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What is the difference between burlesque and parody?
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Burlesque can be defined as
an artistic composition, especially literary or dramatic, that, for the sake of laughter, vulgarizes lofty material or treats ordinary material with mock dignity.
Parody is defined as
a humorous or satirical imitation of a serious piece of literature or writing: his hilarious parody of Hamlet's soliloquy.
A parody is most often based on a work that was created with a sincere and serious intent. The parody follows the format of the original piece, using similar word patterns and elements wherever possible, but carries a completely different message that may make fun of the original content. Burlesque is more oriented toward emphasizing a humorous and often vulgar rendition of the original work, which may not be as lofty in original form as a piece that might be parodied. Burlesque is less refined than parody, making use of more bawdy language and imagery and treating the original with less respect than a parody.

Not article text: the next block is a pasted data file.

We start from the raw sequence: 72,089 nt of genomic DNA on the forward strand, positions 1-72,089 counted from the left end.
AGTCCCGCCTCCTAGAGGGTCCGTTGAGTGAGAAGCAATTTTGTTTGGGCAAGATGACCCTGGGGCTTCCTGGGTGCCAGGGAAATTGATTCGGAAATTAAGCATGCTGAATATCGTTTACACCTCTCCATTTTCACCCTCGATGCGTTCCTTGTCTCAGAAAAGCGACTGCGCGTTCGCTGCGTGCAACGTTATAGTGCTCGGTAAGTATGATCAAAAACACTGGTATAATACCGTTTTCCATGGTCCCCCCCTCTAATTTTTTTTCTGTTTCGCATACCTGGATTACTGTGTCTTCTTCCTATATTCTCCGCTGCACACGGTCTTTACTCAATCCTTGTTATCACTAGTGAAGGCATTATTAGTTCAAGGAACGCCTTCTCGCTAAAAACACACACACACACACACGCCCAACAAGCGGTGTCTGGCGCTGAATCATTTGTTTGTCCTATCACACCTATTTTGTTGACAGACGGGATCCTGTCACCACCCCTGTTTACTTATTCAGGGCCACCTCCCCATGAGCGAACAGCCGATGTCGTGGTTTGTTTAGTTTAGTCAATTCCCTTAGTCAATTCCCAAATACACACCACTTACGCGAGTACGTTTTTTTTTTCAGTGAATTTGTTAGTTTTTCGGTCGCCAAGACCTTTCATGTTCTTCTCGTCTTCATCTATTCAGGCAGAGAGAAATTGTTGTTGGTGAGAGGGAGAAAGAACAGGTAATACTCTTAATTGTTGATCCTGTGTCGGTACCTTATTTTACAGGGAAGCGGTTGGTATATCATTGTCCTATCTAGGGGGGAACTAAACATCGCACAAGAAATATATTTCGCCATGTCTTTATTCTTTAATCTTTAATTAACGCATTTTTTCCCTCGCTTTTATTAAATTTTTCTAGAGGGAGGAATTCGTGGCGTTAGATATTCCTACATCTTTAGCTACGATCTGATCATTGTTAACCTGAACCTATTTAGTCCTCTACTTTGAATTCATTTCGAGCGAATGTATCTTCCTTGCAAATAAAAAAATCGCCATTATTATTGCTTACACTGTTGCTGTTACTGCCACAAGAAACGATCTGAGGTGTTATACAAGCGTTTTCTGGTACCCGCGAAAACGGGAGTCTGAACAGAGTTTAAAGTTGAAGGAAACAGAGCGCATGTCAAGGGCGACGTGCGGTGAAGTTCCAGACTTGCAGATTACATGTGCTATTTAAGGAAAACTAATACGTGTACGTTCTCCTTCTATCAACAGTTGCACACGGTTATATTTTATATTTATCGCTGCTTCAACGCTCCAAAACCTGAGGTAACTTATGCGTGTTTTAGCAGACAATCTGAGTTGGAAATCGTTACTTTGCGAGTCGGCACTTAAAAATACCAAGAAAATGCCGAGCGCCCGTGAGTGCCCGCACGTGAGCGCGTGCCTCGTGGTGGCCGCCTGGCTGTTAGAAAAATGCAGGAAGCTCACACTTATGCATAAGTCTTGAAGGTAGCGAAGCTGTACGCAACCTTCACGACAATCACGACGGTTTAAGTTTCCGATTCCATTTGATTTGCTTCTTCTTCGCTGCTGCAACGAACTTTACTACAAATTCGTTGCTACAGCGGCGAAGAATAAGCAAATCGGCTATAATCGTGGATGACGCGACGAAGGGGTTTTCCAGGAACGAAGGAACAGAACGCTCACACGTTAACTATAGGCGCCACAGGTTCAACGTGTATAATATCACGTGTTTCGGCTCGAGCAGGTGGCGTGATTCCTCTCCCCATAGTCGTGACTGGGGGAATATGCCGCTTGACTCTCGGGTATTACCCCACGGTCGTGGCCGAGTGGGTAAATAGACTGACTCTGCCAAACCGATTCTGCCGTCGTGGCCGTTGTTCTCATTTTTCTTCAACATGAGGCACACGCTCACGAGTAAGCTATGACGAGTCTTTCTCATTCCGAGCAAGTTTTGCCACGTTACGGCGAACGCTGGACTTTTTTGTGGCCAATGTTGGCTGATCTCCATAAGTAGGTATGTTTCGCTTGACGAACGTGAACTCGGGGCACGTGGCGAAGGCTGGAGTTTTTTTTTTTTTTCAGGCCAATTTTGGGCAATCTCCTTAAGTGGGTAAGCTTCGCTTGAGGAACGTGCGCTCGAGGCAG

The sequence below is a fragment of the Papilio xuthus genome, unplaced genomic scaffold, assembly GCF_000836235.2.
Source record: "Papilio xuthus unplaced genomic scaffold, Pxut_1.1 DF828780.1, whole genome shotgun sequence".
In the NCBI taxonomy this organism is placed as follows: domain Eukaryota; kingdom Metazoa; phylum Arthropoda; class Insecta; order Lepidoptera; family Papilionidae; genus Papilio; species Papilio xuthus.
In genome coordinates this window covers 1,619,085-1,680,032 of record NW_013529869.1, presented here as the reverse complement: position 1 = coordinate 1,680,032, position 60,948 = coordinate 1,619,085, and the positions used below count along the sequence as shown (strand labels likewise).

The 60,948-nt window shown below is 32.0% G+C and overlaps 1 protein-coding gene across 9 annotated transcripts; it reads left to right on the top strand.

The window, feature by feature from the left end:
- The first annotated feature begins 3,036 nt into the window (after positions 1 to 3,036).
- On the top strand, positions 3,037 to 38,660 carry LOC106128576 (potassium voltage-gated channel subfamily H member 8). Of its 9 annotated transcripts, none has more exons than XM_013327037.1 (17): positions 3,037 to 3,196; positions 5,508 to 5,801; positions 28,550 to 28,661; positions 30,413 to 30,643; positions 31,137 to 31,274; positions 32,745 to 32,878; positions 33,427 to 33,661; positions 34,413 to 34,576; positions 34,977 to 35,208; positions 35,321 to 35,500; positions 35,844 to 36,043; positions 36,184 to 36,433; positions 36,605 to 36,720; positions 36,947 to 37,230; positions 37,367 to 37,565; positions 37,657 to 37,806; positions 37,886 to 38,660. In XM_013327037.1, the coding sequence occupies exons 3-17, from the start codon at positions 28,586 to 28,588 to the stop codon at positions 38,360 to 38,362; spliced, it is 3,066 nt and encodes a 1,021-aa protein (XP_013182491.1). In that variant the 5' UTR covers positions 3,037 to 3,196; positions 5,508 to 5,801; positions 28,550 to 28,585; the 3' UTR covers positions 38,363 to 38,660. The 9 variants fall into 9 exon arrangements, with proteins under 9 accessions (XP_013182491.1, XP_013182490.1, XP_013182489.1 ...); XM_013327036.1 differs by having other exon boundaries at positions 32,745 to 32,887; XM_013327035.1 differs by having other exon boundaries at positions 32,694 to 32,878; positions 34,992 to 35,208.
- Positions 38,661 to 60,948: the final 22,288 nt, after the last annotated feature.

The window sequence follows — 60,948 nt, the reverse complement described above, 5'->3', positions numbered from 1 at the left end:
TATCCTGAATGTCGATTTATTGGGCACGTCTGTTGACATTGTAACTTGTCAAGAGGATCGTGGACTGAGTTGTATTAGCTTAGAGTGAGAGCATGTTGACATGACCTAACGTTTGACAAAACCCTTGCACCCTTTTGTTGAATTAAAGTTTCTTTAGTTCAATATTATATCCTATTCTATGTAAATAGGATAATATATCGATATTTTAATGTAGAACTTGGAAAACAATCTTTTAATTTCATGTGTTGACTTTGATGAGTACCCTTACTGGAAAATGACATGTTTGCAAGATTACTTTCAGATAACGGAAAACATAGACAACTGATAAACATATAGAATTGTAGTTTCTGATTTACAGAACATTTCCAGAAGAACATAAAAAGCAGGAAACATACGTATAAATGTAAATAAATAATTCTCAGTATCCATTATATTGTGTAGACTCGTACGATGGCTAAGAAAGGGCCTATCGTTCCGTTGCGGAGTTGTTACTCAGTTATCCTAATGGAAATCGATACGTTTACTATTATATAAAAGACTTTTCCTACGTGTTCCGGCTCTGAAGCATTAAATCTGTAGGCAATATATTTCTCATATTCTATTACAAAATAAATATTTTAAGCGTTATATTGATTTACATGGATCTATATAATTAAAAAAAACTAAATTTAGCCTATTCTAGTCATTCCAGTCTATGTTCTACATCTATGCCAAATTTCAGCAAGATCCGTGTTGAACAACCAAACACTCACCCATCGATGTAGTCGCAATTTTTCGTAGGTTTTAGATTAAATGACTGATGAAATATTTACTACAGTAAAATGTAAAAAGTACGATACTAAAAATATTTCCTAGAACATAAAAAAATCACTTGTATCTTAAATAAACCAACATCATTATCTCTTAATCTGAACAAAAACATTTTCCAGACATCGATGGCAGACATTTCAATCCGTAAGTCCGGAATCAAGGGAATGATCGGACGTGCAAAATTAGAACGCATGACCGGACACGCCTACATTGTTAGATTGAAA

Posted by stolperia on July 22, 2011 at 9:23 AM (Answer #1)
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